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From Jesper Steen Møller <>
Subject Proposed Groovy 3.0 Scope
Date Thu, 17 May 2018 23:59:23 GMT
Groovy 3.0 Scope (suggestion)
TL;DR: I want to help develop Groovy 3.0, but I'm not sure how: It appears that there's little
consensus around priorities and scope. I'm suggesting a structure for discussing scope and
setting priorities. HTH.
Several strands of Groovy development are going on at the moment, with different focus - and
in the eyes of a would-be contributor, it’s difficult to find the best place to help. So,
I’ve taken a step back and tried to get an overview.

This is my proposed laundry list of possible items for Groovy 3.0. It has been compiled by
watching the dev-list, watching the Java development (8, 9, 10, 11…), reading blog posts
and being a Groovy and Grails application developer since 2012, and listening to the input

At the outset, it follows the discussion from the Apache Groovy Roadmap <>
thread on the mailing list (from January 2017!)

I do know that several items are controversial, and I’m not trying to tip the scale in any
direction. This is just a strawman, we’ll discuss it from here.
Motivation for Groovy 3.0
It’s 2018: Java is alive again, and Groovy is no longer “ahead but compatible”, rather
the opposite. We need to address Java 9+ compatibility, leverage and augment features in Java
8+, and support newer deployment modes, such as lean microservice deployments - and be able
to be deployed under JPMS.
Compatibility Goals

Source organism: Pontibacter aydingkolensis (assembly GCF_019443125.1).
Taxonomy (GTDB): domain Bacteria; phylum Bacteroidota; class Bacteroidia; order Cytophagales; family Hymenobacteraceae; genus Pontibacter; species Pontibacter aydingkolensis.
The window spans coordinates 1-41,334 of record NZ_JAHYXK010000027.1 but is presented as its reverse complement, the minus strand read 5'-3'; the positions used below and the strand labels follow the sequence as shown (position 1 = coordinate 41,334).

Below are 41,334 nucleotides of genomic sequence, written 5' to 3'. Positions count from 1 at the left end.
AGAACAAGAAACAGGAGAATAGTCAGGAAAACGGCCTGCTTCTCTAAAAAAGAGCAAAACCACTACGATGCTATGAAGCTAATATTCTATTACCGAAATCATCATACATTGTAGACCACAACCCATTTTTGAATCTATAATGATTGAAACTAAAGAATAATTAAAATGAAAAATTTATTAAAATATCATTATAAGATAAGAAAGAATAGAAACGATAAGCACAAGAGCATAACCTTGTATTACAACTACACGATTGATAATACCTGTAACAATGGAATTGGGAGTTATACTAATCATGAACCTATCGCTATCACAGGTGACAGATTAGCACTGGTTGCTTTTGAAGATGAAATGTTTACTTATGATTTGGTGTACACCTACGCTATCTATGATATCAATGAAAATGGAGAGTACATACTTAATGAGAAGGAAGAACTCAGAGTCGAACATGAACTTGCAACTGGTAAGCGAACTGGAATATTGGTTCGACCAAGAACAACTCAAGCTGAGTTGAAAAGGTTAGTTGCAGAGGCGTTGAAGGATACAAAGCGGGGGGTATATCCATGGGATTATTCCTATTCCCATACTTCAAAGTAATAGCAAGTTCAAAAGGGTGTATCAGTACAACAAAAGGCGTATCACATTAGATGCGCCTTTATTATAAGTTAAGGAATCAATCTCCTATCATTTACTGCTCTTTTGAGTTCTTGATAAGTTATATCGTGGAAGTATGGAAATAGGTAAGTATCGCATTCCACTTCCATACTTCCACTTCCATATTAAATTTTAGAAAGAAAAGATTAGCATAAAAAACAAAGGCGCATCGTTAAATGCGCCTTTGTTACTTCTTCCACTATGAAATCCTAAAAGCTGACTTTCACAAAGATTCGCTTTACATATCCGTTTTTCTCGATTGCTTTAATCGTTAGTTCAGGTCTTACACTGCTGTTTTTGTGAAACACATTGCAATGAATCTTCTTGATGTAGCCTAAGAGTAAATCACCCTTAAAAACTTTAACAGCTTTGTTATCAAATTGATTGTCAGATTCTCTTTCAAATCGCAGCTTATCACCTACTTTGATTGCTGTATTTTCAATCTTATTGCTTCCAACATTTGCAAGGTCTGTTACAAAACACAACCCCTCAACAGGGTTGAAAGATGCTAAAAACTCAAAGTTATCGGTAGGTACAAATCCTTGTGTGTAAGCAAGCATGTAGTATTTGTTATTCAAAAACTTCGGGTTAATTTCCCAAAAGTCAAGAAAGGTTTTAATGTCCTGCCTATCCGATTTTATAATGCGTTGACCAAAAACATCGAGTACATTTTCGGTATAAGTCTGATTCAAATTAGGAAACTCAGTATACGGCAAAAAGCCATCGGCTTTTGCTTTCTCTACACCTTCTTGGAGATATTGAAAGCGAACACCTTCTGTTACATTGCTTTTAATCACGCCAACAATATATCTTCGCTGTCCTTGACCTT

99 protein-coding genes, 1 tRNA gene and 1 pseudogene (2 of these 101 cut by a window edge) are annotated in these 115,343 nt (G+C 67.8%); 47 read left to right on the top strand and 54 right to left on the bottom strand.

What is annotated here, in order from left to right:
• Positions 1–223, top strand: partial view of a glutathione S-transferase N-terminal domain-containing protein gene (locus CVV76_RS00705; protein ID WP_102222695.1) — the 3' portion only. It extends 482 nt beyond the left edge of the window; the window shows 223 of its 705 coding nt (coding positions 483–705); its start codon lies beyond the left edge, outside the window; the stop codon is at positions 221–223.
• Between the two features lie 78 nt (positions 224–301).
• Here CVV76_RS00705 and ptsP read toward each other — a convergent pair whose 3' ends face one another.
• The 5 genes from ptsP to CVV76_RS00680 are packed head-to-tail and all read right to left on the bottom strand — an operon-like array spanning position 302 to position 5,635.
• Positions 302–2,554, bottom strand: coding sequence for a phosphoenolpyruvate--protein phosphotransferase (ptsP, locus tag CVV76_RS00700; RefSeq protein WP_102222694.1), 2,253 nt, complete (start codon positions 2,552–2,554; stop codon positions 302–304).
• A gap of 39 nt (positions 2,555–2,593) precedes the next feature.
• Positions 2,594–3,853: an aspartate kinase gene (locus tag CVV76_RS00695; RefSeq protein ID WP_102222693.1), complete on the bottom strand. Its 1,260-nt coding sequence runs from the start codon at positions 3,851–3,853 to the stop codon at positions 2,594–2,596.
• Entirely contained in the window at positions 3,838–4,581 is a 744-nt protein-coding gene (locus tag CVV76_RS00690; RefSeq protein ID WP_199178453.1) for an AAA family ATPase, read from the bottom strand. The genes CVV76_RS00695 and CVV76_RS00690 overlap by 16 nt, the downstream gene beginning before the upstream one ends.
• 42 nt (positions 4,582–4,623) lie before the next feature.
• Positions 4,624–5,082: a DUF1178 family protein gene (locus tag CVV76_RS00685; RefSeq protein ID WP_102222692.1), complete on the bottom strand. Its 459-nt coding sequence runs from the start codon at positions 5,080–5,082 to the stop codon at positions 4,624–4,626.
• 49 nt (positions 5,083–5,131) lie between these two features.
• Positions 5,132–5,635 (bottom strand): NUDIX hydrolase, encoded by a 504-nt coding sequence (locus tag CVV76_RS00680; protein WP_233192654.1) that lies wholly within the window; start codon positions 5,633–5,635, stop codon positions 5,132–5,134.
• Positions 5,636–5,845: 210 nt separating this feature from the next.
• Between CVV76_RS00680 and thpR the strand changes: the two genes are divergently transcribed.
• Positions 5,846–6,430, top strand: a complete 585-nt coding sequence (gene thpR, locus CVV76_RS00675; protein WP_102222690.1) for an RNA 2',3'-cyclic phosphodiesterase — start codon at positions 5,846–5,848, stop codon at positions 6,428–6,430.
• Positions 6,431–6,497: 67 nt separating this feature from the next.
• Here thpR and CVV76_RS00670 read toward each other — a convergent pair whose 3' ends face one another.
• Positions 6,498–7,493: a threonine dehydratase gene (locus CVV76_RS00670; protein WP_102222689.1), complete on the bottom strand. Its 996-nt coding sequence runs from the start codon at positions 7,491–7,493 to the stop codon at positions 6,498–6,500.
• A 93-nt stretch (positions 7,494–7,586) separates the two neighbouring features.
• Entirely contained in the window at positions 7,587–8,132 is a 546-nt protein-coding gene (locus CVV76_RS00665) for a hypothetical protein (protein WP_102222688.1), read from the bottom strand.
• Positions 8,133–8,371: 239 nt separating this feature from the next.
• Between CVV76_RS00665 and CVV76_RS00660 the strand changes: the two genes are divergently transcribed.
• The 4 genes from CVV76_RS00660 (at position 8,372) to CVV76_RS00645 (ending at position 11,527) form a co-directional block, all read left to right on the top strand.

Groovy 3.0 is a breaking change from Groovy 2.x, as it will require Java 8 or better. There
should be no gratuitous incompatibilities, but some are required:
A new MOP would likely break compatibility when calling Groovy 3-compiled code from a Groovy
2 runtime.
A new MOP could be made compatible when calling Groovy 2-conpiled code from a Groovy 3 runtime.
A new package structure would break compatibility. Adding the new classes as fronts for the
old classes (and deprecating those) could help people writing for 2.x, like it is being done
right now for CliBuilder.

I’ve broken the plan into a number of “themes”, in no particular order. The idea is
to put these into epics in JIRA, and attach individual tasks to those.
Fit into Java Platform Module System
Avoid discontinued JDK calls (i.e. reflection tricks)
Leaner Closures (like native lambdas)
Cleanup the MOP
Improve “copy’n’paste-compatibility” with Java

These are expanded in the following sections.
Breakdown of Development Themes
Theme: Fit into Java Platform Module System
Chop Groovy up into core and a set of extension modules - and change package names accordingly.
Perhaps we should even divide into a runtime-only and compiler split, to allow for even smaller

If we provide “bridge-APIs” in Groovy 2.x in the new package names, we could even allow
for compatible code to be written i Groovy 2.5+ which would upgrade seamlessy to the Groovy
3 implementation.
Theme: Avoid discontinued JDK calls (i.e. reflection tricks)